Far too often, we look at each rule an agency issues as a standalone rule impacting the specific stated regulatory objective. With regard to the long-awaited revisions to the U.S. Consumer Product Safety Commission’s Information Disclosure Rules under section 6(b) of the Consumer Product Safety Act, expected to be released shortly, all eyes will be looking to see what consequences the rule may have for confidential treatment of manufacturer self-reporting under section 15(b). Taking a broader view of how a change to one rule may affect agency practices under another statutory provision or rule can be helpful in identifying agency intentions or avoiding unintended consequences.
Such is the case with the CPSC’s currently pending proposed rule on the voluntary recall process. We have previously written an in-depth analysis of how the voluntary recall rule will affect manufacturers and retailers negotiating voluntary corrective action plans with the CPSC. A more nuanced point, however, is how the proposal to require all such plans to be enforceable settlement agreements will impact the section 6(b) confidentiality of materials submitted under section 15(b).
Currently, section 6(b)(5) restricts the disclosure to the public of any information that a manufacturer or private labeler submits pursuant to section 15(b) of the CPSA unless one of four things happens:
(i) the Commission has sued the firm in an administrative action (such as the case against Buckyballs);
(ii) the Commission has accepted “in writing a remedial settlement agreement dealing with such product;”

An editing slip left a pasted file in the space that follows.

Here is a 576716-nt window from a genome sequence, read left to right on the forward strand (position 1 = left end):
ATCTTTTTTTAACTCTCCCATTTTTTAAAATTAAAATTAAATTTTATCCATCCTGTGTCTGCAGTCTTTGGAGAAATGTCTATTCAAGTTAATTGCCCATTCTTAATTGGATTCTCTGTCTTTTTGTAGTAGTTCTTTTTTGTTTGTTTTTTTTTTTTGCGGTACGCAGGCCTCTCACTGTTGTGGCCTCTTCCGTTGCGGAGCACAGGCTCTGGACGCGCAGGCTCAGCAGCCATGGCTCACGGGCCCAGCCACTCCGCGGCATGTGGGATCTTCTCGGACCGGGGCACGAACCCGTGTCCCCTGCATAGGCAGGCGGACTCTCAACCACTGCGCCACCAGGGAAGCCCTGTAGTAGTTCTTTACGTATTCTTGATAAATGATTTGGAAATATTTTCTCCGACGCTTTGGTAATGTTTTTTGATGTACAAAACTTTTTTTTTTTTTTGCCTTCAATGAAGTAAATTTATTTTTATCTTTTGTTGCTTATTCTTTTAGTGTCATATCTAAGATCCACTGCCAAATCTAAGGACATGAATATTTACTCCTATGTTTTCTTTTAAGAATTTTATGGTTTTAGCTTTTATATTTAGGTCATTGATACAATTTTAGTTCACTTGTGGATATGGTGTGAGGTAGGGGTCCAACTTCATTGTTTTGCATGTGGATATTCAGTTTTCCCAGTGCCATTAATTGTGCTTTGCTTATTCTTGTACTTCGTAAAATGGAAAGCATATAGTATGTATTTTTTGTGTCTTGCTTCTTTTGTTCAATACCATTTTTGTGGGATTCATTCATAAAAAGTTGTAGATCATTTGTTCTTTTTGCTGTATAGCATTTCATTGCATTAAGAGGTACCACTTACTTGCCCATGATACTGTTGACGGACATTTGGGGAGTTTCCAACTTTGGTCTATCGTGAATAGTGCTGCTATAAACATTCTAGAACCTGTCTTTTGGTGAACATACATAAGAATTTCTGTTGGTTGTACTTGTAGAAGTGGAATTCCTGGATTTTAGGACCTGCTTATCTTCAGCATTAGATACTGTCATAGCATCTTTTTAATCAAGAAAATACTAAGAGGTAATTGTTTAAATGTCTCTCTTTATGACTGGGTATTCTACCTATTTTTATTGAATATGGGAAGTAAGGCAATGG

(iii) the submitter has agreed to its disclosure; or
(iv) the Commission publishes a finding that the public health and safety requires public disclosure.
Changing the voluntary recall rule to convert all voluntary corrective action plans into enforceable settlement agreements would seem to eliminate section 6(b) protection for section 15(b) reports and submissions. The current rule, 16 CFR § 1115.20(a), specifically states that a voluntary corrective action plan “has no legally binding effect.” Consent order agreements, covered by 16 CFR § 1115.20(b), carry the indicia of a “remedial settlement agreement” in as much as they require an admission of jurisdictional facts and the effective date of the agreement, as well as provisions regarding whether the agreement constitutes and admission of liability and the like, and are expressly legally binding. If all voluntary corrective actions become enforceable settlement agreements, all of the information that manufacturers share with the CPSC during section 15(b) submissions and conversations lose their special protections under section 6(b)(5) and become eligible for public release.
It is important to identify and address these more nuanced and legalistic issues in the rulemaking process to ensure that the interpretations and practices of the CPSC are transparent and out in the open. Perhaps the CPSC already considers a voluntary corrective action plan to meet the definition of a written remedial settlement agreement such that the confidential protections for manufacturer self-reports of product incidents and complaint data have been lost every time a recall is announced. If not, changing the legal effect of a voluntary corrective action plan has significant information disclosure ramifications. But if so, the CPSC should explain the policy and legal rationales driving its rules that directly relate to the statutory interpretation of a congressionally-mandated exception and impinge on the confidentiality of this information. This is especially true given that manufacturer self-reports have served as a driver for agency recall action. The decisions on the voluntary recall rule could affect the decision-making on how, when, and what manufacturers report as well as how to negotiate a corrective action plan with the CPSC.
Stakeholders on all sides of the issues have an interest in full disclosure and transparency on statutory interpretation and agency information disclosure practices. When changes to one rule can have ripple effects on other rules, identifying and addressing those consequences will contribute to agency transparency.